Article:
Average Salaries Around The Globe

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The Comparison Trap

If you look to the lives of others,
you’ll always find yourself lacking.

Look instead at what you have,
and be grateful.

Reduce your needs,
and be content.

And your life of striving
for perfection, for the future,
will become a life of balance,
of the moment, of inner peace.

Leo Babatua

Read the full post at: http://zenhabits.net/trap

Timelapse Yosemite HD

Great timelapse by Sheldon Neill and Colin Delehanty. The soundtrack is an M83 track called Outro from the Hurry Up, We’re Dreaming album.

This whole project has been an amazing experience. The two of us became friends through Vimeo and explored a shared interest in timelapsing Yosemite National Park over an extended period of time. We’d like to expand this idea to other locations and would appreciate any suggestions for a future project.

Also a good example that the Internet is a great way to find people with the similar tastes and allow us to create new friendships and projects.

Owning beautiful things makes you happier

I always liked to be minimal. The less stuff I have the better, but I like the stuff I own to be beautiful. That’s why I always preferred to receive a small number of gifts in christmas and in my birthday. But I always liked the stuff given to me to be what I really needed and I always wanted them to be beautiful.

A research from UCLA and the University of Miami may explain why I am this way and why we’re all, for example, so Apple-obsessed. The study reach the conclusion that owning something with high aesthetic appeal actually strengthens your sense of self.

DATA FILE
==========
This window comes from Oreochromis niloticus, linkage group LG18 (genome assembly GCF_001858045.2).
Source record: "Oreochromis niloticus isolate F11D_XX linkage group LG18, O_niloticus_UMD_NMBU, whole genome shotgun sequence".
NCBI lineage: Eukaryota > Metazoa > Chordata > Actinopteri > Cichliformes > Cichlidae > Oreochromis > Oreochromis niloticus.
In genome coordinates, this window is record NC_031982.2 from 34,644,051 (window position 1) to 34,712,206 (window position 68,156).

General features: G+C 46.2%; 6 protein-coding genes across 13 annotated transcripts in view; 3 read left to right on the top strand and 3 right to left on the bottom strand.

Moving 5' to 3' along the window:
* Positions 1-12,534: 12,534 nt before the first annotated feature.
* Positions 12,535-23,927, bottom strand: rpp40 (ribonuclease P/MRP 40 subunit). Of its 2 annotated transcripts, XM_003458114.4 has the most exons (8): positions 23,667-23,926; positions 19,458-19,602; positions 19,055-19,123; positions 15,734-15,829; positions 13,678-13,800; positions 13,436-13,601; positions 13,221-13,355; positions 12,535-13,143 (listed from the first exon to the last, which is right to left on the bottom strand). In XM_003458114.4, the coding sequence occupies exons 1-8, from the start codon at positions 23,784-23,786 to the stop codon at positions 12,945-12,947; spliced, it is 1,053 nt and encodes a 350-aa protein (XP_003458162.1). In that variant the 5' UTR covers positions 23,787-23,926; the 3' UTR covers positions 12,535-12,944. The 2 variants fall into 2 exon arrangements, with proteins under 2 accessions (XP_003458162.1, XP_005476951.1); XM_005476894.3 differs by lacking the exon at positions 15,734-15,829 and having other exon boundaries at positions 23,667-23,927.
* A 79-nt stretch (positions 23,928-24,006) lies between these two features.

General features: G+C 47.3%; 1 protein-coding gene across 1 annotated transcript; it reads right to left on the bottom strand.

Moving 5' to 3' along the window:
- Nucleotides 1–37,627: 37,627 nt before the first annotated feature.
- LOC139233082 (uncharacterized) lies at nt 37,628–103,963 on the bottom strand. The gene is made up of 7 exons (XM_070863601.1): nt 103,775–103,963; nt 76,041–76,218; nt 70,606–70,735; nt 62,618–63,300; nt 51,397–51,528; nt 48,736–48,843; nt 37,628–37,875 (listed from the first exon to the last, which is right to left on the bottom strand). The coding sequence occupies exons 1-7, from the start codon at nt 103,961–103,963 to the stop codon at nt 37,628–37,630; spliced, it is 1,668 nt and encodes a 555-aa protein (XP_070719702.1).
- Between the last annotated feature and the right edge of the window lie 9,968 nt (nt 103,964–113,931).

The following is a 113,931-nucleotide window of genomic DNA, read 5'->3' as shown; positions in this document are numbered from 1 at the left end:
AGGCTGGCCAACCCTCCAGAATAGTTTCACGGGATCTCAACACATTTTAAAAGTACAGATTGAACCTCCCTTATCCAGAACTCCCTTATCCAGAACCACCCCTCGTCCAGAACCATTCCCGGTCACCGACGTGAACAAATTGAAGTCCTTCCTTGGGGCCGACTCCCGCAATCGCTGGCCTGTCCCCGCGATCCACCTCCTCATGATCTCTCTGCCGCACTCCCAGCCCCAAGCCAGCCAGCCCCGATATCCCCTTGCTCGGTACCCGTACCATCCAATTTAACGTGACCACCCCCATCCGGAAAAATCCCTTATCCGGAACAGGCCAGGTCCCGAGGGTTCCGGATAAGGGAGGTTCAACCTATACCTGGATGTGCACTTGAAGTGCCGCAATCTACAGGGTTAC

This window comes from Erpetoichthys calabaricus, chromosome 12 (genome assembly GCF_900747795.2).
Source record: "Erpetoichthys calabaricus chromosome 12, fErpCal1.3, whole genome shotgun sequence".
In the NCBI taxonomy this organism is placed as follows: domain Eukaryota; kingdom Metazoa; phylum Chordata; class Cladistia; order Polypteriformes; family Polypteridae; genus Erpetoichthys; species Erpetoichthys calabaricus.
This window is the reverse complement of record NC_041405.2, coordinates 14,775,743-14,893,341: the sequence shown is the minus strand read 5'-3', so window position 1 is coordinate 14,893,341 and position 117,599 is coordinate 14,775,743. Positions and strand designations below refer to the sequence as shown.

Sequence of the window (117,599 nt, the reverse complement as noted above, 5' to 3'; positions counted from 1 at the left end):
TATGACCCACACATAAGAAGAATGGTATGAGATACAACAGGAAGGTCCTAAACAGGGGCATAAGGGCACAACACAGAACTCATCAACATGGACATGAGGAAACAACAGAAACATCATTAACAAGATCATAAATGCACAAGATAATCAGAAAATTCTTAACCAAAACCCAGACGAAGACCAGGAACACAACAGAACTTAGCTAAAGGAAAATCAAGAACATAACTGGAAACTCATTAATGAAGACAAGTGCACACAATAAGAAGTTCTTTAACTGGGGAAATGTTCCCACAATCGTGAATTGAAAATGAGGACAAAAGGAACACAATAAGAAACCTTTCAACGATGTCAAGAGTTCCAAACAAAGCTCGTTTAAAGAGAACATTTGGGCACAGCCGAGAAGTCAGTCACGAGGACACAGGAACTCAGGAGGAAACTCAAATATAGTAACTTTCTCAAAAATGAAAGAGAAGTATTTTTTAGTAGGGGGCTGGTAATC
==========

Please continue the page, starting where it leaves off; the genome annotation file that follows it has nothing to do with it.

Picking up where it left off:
“We see products as extensions of ourselves, and we also see other people’s products as extensions of themselves. As a result, when you own a good-looking phone people will think more highly of you, and you’ll think more highly of yourself. The same goes for cars, houses, TVs, and anything else you own. And not only does owning beautiful things make you feel good about yourself; the study found that the ego boost bestowed by your sexy stuff would make you more open-minded. Because you feel more secure with yourself, you’re also more willing to explore new ideas and attitudes.”

Claudia Townsend, Ph. D

How to Have the Best Year of Your Life

Most good things happen without a plan: friendships, falling in love, finding a job, and so on. If you want to make your new year count, you’ll need to be intentional — not by setting goals, but by making space in your life for what really matters.

Jeff Goins

Read the rest of this great post at: http://zenhabits.net/best-year

Read more from Jeff at his blog, Goins, Writer, or get his free eBook The Writer’s Manifesto.

Farewell To A Genius

Widely considered a visionary and a genius, Steve Jobs, Apple co-founder, died on 5 October this year, a victim of pancreatic cancer. In a kind of tribute to his legacy, the staff of the Graphic Info World has made an infographic that shows us some of the important moments on the life of Steve Jobs.